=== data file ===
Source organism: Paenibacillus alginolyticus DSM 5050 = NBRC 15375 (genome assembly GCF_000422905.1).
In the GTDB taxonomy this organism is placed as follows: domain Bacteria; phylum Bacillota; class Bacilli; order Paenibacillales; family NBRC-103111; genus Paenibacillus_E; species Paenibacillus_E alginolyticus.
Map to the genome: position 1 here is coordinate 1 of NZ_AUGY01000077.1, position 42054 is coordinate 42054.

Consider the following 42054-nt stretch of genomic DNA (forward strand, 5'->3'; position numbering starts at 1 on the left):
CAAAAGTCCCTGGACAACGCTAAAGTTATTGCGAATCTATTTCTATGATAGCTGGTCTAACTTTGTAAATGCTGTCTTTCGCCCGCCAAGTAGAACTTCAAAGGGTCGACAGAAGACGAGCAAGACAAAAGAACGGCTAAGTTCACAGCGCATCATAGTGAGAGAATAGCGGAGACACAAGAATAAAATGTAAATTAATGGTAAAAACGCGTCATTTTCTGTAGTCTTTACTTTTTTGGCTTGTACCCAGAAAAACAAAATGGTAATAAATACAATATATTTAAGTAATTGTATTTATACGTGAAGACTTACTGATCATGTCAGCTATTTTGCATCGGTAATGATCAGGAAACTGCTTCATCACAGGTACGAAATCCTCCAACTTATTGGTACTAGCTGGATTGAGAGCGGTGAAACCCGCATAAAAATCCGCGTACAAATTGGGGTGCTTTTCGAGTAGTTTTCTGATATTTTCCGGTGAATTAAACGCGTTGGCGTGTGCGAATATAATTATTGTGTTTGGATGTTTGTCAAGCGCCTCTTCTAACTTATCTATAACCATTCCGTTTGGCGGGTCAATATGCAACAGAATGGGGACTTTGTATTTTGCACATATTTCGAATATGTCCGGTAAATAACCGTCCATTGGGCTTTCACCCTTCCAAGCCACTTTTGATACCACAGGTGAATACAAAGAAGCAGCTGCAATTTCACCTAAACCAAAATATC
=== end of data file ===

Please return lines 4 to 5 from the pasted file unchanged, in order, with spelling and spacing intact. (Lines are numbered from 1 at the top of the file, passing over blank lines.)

Consider the following 42054-nt stretch of genomic DNA (forward strand, 5'->3'; position numbering starts at 1 on the left):
CAAAAGTCCCTGGACAACGCTAAAGTTATTGCGAATCTATTTCTATGATAGCTGGTCTAACTTTGTAAATGCTGTCTTTCGCCCGCCAAGTAGAACTTCAAAGGGTCGACAGAAGACGAGCAAGACAAAAGAACGGCTAAGTTCACAGCGCATCATAGTGAGAGAATAGCGGAGACACAAGAATAAAATGTAAATTAATGGTAAAAACGCGTCATTTTCTGTAGTCTTTACTTTTTTGGCTTGTACCCAGAAAAACAAAATGGTAATAAATACAATATATTTAAGTAATTGTATTTATACGTGAAGACTTACTGATCATGTCAGCTATTTTGCATCGGTAATGATCAGGAAACTGCTTCATCACAGGTACGAAATCCTCCAACTTATTGGTACTAGCTGGATTGAGAGCGGTGAAACCCGCATAAAAATCCGCGTACAAATTGGGGTGCTTTTCGAGTAGTTTTCTGATATTTTCCGGTGAATTAAACGCGTTGGCGTGTGCGAATATAATTATTGTGTTTGGATGTTTGTCAAGCGCCTCTTCTAACTTATCTATAACCATTCCGTTTGGCGGGTCAATATGCAACAGAATGGGGACTTTGTATTTTGCACATATTTCGAATATGTCCGGTAAATAACCGTCCATTGGGCTTTCACCCTTCCAAGCCACTTTTGATACCACAGGTGAATACAAAGAAGCAGCTGCAATTTCACCTAAACCAAAATATC